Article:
Rule #11

(Because, yes, my rules go to eleven. Don’t yours?)

Do not render any absolute judgment on your paragraphs. At most once a week, simply rank them from best to worst.

In the moment, while writing, simply do your best. Do your best, given the difficulty of the subject and the state of your game. Don’t try to be a better writer than you are capable of being, but do try to be the best writer you can be today. Since you are in fact writing, it is nonsense to say you can’t write. It’s also nonsense to say you can’t write well. (“The cat is on the mat,” is a perfectly well-written sentence. Don’t tell me you are incapable of composing it or any number of sentences like it.) What you are experiencing is a particular difficulty in writing about some particular thing. Face it squarely. Bring your ability to write to bear on it. Don’t indulge your feeling of incompetence.

When the 27 minutes are up, take your three-minute break. Do not read over what you have done. Put it behind you and move on to the next paragraph or the next thing on your list of things to do. Don’t even ask yourself whether what you have done is any good. Why think your judgment now will be any better than your writing just was? (How often have you reread something you thought was brilliant a few days later, only to discover it is rambling nonsense? How often have you been pleasantly surprised by the result of what, at the time, seemed like a futile struggle to be precise?) Your feelings about what sort of quality you produced is biased by your immediate subjective experience–by how you felt today, by how hard it seemed–and you don’t have time to be objective about it any longer. Forget about this paragraph. You did the best you could. The paragraph will not improve because you are thinking about it. It will improve the next time you write it. And before you get back to this one you’ve got other paragraphs to write.

At most once week, take some time to read over what you have done. Gather up ten or twenty paragraphs and read them, one minute at a time. Don’t read them out loud this time, just read like you would ordinarily read the work of someone else. Give the first paragraph a score of 50. Not a score out of 50. Just give it 50 points for being what it is. After reading the next paragraph (taking no more than a minute, remember) give it a score relative to that. Keep going for the 15 or 20 twenty minutes it takes to read your paragraphs. You’ve now got a sample of your work rated from best to worst. Spend another 30 minutes or so thinking about what it was that made some of the paragraphs better than the others. What caused you to give them more points than the first one? What caused you to give them less? What are you doing right? What mistakes do you seem to keep making?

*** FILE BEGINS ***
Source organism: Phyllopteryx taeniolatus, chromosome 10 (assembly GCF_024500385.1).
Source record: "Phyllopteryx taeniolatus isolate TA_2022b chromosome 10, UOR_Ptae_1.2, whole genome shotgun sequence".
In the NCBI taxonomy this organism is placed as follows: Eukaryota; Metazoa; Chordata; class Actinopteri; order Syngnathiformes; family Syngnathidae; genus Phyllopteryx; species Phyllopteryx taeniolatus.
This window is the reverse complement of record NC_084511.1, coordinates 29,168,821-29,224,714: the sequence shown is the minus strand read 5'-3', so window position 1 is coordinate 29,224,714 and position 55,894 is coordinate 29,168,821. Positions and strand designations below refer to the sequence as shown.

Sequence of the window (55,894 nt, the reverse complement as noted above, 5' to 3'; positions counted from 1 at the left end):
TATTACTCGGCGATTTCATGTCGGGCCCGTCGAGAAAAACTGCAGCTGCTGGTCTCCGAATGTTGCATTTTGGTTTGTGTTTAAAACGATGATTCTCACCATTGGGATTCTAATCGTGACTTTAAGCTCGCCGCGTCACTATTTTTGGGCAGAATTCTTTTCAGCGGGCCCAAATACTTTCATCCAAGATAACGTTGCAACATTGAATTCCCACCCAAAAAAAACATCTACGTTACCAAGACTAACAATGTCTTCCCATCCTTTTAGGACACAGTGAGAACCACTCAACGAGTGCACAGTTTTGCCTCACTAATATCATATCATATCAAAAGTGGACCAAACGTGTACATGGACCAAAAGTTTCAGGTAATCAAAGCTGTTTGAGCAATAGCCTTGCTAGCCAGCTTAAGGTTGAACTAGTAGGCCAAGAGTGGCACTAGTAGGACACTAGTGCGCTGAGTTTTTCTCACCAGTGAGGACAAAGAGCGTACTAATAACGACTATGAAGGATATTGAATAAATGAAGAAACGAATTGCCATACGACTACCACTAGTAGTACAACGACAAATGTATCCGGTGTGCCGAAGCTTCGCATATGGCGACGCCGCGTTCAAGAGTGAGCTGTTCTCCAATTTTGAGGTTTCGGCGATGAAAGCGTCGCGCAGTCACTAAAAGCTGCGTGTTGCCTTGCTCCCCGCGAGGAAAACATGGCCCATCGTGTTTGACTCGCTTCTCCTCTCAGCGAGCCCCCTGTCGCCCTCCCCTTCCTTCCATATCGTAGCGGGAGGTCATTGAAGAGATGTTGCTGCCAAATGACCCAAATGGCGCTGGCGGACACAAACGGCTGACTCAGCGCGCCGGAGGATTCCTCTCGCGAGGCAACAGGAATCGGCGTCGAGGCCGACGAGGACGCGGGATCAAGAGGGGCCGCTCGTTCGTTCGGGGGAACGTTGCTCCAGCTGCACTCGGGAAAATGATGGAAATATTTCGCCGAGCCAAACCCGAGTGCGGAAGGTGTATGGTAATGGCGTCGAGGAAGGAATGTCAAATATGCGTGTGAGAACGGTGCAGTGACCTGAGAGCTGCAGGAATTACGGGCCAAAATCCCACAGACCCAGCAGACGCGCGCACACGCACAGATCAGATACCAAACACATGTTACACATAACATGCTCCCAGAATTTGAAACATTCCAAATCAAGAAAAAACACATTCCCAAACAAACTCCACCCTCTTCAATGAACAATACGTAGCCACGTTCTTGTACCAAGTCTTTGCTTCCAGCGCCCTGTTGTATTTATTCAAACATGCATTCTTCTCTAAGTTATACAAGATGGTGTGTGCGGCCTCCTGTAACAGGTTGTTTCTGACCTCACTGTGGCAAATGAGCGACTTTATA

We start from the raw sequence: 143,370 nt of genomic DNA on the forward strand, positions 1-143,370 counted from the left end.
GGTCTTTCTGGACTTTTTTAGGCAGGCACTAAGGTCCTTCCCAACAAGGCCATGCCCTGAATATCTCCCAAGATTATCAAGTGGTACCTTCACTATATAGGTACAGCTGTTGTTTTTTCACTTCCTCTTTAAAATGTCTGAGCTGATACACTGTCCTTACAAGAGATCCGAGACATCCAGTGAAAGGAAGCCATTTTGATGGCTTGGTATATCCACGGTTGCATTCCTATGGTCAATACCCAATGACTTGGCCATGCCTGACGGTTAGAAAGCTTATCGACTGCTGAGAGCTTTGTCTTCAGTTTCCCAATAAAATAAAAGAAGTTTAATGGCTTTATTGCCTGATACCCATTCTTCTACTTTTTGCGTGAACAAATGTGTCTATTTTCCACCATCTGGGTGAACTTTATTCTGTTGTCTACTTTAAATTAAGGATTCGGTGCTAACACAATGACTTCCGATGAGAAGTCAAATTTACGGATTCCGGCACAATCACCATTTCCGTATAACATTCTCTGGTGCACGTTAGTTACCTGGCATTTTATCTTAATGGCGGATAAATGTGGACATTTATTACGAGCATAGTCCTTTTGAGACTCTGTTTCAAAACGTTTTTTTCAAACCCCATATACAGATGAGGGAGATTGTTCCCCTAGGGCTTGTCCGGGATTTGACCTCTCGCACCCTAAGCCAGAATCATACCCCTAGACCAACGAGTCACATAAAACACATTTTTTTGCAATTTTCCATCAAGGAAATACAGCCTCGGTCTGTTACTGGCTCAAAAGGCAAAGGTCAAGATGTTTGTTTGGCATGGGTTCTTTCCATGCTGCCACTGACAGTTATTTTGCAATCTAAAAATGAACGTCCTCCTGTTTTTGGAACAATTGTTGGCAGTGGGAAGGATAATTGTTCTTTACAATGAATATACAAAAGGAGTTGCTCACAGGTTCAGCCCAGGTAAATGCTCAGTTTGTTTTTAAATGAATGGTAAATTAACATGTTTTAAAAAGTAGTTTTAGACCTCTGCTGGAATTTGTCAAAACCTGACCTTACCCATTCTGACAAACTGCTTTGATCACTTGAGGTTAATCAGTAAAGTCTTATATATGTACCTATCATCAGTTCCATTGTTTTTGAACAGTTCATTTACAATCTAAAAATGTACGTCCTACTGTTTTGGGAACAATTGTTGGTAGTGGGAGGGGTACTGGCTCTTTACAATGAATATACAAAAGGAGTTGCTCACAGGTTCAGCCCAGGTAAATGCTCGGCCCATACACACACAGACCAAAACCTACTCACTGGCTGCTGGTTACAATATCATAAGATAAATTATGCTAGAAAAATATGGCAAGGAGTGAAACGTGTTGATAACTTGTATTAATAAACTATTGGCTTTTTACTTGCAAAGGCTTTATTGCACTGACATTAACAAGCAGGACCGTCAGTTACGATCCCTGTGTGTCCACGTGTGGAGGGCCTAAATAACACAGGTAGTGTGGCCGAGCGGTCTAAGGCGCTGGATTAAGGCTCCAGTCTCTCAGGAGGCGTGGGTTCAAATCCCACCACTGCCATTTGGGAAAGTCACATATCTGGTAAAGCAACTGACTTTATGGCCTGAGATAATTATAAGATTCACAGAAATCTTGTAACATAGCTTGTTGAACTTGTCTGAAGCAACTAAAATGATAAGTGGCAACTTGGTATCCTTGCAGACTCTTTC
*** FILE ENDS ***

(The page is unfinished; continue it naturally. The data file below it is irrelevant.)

Other than typos and minor corrections, do not get bogged down in editing your text. You are trying to experience your own standards. The only way to actually live up to those standards is to do the work in a properly planned writing moment. Contrary to myth, good writing is not produced by editing. It is produced by rewriting. The difference is important.

During the eight weeks you are training, don’t try to decide whether any particular paragraph is “good” or “bad”. It is always merely and inexorably an example of something you can do better. Bad writing is not something you avoid, it’s something you try not to do. Your writing isn’t bad when you’re not doing it. It’s not lying there on your hard drive being bad. If you want good writing go and do some. Don’t try to “fix” some piece of poor writing from the past.

[Click here for all 11 Rules.]

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